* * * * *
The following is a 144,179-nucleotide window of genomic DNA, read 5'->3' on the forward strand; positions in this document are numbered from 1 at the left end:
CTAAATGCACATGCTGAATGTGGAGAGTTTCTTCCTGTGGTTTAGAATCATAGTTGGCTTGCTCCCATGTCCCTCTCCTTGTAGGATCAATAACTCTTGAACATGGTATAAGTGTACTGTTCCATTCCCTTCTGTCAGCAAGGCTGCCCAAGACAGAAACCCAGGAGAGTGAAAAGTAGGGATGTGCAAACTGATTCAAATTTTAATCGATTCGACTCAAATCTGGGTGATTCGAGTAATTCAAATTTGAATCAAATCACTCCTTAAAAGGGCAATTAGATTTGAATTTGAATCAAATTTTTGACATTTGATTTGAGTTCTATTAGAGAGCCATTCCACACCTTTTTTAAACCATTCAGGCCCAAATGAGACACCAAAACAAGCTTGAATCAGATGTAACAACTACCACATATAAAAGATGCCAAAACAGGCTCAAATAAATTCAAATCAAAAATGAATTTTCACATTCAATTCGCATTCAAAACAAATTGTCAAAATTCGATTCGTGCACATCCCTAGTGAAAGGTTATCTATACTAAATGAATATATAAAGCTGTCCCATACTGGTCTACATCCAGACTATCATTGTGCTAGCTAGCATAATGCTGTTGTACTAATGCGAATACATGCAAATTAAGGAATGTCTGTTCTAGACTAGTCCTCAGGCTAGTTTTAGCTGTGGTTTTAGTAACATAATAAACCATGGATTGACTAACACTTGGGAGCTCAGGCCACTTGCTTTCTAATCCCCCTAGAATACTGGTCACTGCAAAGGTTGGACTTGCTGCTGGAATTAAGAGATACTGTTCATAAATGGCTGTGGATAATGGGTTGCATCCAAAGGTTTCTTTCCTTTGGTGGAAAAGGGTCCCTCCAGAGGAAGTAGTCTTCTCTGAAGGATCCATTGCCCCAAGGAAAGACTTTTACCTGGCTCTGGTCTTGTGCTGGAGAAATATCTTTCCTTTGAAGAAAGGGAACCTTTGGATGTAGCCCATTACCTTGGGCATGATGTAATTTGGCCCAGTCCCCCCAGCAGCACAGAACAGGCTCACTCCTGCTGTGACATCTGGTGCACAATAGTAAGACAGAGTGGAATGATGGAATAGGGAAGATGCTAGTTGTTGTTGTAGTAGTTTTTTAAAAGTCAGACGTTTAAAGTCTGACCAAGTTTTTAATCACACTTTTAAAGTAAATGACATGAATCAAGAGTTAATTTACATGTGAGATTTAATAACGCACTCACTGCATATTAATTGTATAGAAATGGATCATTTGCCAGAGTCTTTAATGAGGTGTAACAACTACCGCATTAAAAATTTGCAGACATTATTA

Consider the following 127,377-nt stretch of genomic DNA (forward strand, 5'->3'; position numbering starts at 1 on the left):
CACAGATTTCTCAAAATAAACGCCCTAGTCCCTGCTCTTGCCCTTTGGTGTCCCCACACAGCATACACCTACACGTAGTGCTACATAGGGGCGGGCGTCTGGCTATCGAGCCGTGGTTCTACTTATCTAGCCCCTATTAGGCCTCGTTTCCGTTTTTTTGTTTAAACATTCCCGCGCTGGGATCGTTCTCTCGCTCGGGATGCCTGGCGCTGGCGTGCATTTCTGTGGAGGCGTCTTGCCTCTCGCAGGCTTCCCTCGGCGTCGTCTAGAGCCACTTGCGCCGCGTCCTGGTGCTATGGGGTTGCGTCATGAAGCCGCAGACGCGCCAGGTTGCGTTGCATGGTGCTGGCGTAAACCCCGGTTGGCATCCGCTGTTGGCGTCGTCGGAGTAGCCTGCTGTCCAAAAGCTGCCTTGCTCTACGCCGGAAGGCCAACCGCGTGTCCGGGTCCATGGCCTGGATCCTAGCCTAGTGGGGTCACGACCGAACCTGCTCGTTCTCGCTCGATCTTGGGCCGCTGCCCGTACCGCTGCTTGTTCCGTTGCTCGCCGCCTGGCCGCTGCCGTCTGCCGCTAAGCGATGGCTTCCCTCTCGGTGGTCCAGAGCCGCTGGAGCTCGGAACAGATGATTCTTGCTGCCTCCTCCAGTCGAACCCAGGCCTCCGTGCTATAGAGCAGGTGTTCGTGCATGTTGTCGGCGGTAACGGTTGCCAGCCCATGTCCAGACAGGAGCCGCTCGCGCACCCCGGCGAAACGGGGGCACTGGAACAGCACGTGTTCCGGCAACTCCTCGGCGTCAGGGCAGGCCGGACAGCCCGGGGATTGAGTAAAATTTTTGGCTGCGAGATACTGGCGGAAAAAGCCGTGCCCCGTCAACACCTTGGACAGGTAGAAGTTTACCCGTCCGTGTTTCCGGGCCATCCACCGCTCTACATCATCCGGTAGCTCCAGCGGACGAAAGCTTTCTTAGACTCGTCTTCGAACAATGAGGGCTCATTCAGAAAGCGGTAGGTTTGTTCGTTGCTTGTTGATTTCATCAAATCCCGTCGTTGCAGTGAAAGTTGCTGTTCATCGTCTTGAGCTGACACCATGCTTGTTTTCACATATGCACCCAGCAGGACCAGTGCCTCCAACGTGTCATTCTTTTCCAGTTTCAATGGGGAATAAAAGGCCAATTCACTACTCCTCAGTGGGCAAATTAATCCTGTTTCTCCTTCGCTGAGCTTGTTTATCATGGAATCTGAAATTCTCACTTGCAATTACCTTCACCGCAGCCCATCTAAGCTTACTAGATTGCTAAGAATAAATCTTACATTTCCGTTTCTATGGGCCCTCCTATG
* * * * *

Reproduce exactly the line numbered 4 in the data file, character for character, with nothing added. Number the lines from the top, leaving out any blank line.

CACAGATTTCTCAAAATAAACGCCCTAGTCCCTGCTCTTGCCCTTTGGTGTCCCCACACAGCATACACCTACACGTAGTGCTACATAGGGGCGGGCGTCTGGCTATCGAGCCGTGGTTCTACTTATCTAGCCCCTATTAGGCCTCGTTTCCGTTTTTTTGTTTAAACATTCCCGCGCTGGGATCGTTCTCTCGCTCGGGATGCCTGGCGCTGGCGTGCATTTCTGTGGAGGCGTCTTGCCTCTCGCAGGCTTCCCTCGGCGTCGTCTAGAGCCACTTGCGCCGCGTCCTGGTGCTATGGGGTTGCGTCATGAAGCCGCAGACGCGCCAGGTTGCGTTGCATGGTGCTGGCGTAAACCCCGGTTGGCATCCGCTGTTGGCGTCGTCGGAGTAGCCTGCTGTCCAAAAGCTGCCTTGCTCTACGCCGGAAGGCCAACCGCGTGTCCGGGTCCATGGCCTGGATCCTAGCCTAGTGGGGTCACGACCGAACCTGCTCGTTCTCGCTCGATCTTGGGCCGCTGCCCGTACCGCTGCTTGTTCCGTTGCTCGCCGCCTGGCCGCTGCCGTCTGCCGCTAAGCGATGGCTTCCCTCTCGGTGGTCCAGAGCCGCTGGAGCTCGGAACAGATGATTCTTGCTGCCTCCTCCAGTCGAACCCAGGCCTCCGTGCTATAGAGCAGGTGTTCGTGCATGTTGTCGGCGGTAACGGTTGCCAGCCCATGTCCAGACAGGAGCCGCTCGCGCACCCCGGCGAAACGGGGGCACTGGAACAGCACGTGTTCCGGCAACTCCTCGGCGTCAGGGCAGGCCGGACAGCCCGGGGATTGAGTAAAATTTTTGGCTGCGAGATACTGGCGGAAAAAGCCGTGCCCCGTCAACACCTTGGACAGGTAGAAGTTTACCCGTCCGTGTTTCCGGGCCATCCACCGCTCTACATCATCCGGTAGCTCCAGCGGACGAAAGCTTTCTTAGACTCGTCTTCGAACAATGAGGGCTCATTCAGAAAGCGGTAGGTTTGTTCGTTGCTTGTTGATTTCATCAAATCCCGTCGTTGCAGTGAAAGTTGCTGTTCATCGTCTTGAGCTGACACCATGCTTGTTTTCACATATGCACCCAGCAGGACCAGTGCCTCCAACGTGTCATTCTTTTCCAGTTTCAATGGGGAATAAAAGGCCAATTCACTACTCCTCAGTGGGCAAATTAATCCTGTTTCTCCTTCGCTGAGCTTGTTTATCATGGAATCTGAAATTCTCACTTGCAATTACCTTCACCGCAGCCCATCTAAGCTTACTAGATTGCTAAGAATAAATCTTACATTTCCGTTTCTATGGGCCCTCCTATG